Alcalá could have been called “the Mesopotamia of Cádiz”. In the same way as in Iraq the term Mesopotamia, or “land between rivers” is used to define the region between the Tigris and the Euphrates, Alcalá could be designated “town or hill between rivers” because it is surrounded by five rivers and a rich network of springs, streams, sources and waterfalls. Its moist earth sustains an impressive range of vegetation. Federico Garcia Lorca fell in love with Alcalá and cited it as an Andalucian town par excellence. When in The House of Bernarda Alba he said that towns with no river or sea were cursed, he recalled Alcalá as a town that was blessed.
Alcalá has no sea, but it is surrounded by five rivers: therefore it doesn't meet Lorca's qualification for being cursed. The most important is the Barbate, which maintains its waters the whole year round and is the only one which runs into the sea, over on the coast at the town of the same name. The other four are the Fraja and the Alamo which join it on the right, on the way to Benalup, and the Rocinejo and Alberite which do so on the left, on the way to Algeciras. Thus, Alcalá has no coastline but it has abundant rivers.
In the decade of the 1940s, the Barbate maintained its waters even in the driest years. It went through the "Prao" [el Prado] and in summer left big ponds and pools of crystalline water. It was the only place where the youngsters could go and bathe. There were no swimming pools or beaches, even though the Paseo was called “La Playa” [the beach]. It seems to have been called that because on rainy days the water streamed down from the top square converting the streets into rivers and the Paseo into a beach. However this didn't last long, because the water found its way down the hills of “La Salá” [now C/ Nuestra Señora de los Santos] and San Antonio, and the streams of the Ortega hill, ending up in the rivers.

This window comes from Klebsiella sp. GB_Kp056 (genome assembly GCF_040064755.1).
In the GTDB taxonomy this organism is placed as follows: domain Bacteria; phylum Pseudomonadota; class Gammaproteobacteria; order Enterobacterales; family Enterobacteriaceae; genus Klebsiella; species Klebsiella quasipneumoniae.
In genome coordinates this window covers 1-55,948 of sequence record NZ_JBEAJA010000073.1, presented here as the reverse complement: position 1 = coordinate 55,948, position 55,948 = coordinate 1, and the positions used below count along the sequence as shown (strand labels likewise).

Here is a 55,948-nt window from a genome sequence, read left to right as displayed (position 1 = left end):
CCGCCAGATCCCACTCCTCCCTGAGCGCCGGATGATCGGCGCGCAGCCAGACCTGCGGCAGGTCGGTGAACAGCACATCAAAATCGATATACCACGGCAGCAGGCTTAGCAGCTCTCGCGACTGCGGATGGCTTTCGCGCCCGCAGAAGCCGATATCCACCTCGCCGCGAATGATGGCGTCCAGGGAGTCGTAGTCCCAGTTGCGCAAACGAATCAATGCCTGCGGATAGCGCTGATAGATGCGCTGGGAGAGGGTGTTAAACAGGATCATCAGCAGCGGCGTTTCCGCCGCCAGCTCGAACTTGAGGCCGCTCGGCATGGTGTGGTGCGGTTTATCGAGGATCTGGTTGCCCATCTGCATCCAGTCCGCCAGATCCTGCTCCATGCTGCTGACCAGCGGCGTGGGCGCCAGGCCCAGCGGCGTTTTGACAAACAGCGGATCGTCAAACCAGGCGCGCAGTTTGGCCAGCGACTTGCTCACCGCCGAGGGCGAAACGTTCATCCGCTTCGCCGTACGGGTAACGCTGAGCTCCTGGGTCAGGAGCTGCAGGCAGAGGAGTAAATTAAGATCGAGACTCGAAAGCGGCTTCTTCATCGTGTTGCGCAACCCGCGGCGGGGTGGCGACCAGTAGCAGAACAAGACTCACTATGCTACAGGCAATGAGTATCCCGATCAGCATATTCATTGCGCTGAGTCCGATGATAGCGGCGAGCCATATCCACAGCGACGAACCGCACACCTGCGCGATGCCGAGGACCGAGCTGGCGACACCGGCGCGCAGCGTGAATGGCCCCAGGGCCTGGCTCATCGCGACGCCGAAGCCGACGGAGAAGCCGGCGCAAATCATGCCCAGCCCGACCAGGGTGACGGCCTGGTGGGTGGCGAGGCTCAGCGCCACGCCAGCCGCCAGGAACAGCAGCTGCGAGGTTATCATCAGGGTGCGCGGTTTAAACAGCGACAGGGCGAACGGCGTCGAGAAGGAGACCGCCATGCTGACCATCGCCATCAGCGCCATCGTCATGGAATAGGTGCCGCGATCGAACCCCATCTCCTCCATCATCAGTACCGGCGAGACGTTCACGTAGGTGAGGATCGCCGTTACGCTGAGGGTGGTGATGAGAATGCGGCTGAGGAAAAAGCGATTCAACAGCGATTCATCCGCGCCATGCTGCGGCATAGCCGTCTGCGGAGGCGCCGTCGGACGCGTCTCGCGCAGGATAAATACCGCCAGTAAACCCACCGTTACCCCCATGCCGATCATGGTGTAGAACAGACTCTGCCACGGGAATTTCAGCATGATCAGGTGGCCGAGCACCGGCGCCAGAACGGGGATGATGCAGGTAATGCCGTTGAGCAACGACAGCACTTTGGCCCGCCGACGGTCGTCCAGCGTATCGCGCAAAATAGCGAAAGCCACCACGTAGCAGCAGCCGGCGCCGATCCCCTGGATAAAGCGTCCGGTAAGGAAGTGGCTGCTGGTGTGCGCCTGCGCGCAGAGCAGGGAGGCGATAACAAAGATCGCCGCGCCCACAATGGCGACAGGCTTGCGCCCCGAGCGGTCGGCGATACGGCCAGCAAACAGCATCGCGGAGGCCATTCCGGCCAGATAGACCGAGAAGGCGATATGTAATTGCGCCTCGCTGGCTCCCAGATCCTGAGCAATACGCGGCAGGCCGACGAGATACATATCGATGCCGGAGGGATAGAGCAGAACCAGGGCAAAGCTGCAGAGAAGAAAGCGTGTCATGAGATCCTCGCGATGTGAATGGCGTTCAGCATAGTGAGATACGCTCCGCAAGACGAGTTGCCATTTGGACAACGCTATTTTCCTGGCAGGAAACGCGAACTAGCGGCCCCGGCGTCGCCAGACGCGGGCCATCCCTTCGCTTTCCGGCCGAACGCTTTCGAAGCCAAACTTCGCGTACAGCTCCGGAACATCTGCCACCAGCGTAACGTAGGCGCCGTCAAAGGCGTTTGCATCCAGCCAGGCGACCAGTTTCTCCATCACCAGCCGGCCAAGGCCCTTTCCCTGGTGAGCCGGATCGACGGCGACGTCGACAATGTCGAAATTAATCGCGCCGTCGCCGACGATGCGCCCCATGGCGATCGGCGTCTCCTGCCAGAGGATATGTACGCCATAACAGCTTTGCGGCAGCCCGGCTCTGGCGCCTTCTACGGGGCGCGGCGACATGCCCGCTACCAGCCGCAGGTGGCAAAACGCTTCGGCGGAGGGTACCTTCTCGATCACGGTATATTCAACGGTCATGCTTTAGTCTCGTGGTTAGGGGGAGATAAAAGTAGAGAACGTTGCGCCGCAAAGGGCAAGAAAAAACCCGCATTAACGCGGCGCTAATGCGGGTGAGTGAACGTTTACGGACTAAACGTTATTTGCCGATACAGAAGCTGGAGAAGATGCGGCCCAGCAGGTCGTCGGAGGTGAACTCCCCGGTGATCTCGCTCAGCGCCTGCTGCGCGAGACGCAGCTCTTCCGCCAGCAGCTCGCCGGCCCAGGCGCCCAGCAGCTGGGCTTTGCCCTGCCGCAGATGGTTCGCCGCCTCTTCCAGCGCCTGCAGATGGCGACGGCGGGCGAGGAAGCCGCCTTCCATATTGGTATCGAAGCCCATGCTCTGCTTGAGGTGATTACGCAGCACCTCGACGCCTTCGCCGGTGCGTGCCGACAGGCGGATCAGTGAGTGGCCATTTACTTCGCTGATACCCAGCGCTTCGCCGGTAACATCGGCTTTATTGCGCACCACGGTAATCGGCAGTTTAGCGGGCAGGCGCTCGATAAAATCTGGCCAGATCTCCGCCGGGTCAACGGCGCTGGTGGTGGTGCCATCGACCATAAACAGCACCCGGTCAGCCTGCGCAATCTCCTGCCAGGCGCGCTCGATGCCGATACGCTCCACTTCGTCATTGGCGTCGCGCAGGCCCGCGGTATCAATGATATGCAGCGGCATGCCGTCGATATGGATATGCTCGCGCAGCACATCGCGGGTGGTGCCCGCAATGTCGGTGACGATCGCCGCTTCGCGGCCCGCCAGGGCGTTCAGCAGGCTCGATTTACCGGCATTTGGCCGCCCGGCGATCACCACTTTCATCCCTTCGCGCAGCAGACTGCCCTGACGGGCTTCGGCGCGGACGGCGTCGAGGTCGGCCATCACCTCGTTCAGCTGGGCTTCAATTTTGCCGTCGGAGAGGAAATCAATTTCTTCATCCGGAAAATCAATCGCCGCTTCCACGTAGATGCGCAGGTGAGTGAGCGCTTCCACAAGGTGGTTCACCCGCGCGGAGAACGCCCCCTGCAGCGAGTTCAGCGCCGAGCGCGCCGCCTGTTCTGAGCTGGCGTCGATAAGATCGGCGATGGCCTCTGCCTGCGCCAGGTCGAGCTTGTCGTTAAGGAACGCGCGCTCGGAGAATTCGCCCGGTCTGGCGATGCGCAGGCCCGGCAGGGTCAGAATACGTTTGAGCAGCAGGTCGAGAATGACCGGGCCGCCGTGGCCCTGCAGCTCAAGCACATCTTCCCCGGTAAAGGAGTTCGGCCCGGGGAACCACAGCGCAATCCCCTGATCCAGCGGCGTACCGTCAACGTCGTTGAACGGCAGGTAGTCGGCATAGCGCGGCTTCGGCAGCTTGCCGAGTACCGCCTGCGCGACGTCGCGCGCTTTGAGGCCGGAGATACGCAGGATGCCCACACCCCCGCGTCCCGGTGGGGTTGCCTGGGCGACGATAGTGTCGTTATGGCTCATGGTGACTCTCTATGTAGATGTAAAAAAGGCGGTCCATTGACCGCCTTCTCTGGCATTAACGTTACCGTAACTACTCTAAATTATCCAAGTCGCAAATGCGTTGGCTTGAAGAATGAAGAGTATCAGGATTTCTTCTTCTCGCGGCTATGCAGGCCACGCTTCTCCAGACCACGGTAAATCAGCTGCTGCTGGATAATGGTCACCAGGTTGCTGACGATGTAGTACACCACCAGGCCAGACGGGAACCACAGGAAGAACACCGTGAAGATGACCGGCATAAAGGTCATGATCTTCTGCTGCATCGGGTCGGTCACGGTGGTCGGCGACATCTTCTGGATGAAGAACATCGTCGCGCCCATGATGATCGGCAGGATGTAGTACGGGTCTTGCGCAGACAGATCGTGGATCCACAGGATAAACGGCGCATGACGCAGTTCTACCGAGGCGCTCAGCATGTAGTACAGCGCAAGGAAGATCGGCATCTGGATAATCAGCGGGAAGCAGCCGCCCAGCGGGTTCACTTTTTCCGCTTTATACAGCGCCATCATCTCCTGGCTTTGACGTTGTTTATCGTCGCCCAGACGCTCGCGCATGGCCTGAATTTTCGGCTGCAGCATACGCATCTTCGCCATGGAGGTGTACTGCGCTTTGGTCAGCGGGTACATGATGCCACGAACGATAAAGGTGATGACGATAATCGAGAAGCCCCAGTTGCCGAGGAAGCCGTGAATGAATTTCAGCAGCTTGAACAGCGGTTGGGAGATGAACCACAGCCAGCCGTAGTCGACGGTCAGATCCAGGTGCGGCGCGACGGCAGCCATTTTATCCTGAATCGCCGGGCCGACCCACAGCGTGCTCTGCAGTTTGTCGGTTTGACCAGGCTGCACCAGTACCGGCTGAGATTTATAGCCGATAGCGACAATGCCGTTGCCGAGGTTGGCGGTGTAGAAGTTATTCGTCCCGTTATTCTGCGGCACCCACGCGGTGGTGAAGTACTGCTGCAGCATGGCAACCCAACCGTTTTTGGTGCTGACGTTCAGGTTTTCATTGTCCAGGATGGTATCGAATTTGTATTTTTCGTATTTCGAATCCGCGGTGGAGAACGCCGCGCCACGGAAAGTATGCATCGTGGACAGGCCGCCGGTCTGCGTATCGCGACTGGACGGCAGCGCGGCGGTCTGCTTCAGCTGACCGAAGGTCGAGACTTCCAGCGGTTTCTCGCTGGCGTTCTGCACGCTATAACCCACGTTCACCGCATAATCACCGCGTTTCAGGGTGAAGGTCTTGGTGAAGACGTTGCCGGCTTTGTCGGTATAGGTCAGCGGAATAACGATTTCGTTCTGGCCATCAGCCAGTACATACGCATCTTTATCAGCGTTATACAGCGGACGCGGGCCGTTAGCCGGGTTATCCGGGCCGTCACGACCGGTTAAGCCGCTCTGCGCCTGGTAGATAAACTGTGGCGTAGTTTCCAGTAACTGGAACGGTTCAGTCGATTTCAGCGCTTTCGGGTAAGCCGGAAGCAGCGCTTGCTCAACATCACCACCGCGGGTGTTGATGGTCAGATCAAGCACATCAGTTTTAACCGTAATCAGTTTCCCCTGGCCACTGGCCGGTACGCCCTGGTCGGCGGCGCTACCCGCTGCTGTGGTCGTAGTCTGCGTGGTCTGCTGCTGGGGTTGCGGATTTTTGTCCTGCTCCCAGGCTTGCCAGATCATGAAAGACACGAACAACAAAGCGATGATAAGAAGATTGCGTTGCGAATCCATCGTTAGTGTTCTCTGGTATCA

In summer the pools of the Barbate presented no danger, but the hollows created whirlpools and the smallest children didn't have the strength to escape them, and had to be helped. Our parents didn't want us to go down to the "Prao" to bathe. They shouted warnings that the river had swallowed up too many children, but we were not convinced because never in those years was there a serious accident. They said that some child was always drowned in the Barbate in summer. They were exaggerating and we did not believe them.
The banks of the river were a garden clothed in oleanders, reeds, rushes, small palms and lentiscos … We left our clothes piled in a heap and swam completely naked; a swimming costume was a luxury item in those days. We jumped into the water from some round rocks, which the river itself had shaped in its passing, and then we stretched out to dry ourselves on those wonderful platforms. We filled ourselves with the pure joys of Nature. We went home newly restored, our legs whitened by the limestone dragged along by the water, and in fear of our parents' reprimands. It left scratches on our legs, and if we had been swimming we were left with tell-tale marks.
One day my father found out that we had been bathing in the river. Immediately he sent a policeman to the "Prao" to take away our clothes without us noticing. He took the clothes and waited by the chapel of the Virgin of the Saints, halfway up the hill on the Calle La Salá. The policeman did the job as my father had asked him to. When we children noticed that our clothes had gone, we were full of fear and shame. We waited until dusk to go back up, running like criminals. At the chapel the policeman was waiting for us and gave us back our clothes.
We were able to enter the town with our shameful bits covered, but with our tails between our legs. In our respective houses they were waiting for us with the strap ready. We stayed away from the river for several days, but once we had got over the fright, we got back into our old habits. The Rio Barbate in the "Prao" was the place where we could be free and let off steam. The older lads had already started smoking, because it was the first act of manhood. They found it difficult to go up and down the hill of La Salá, but the younger ones went down flying and came up running.
Translated by Claire Lloyd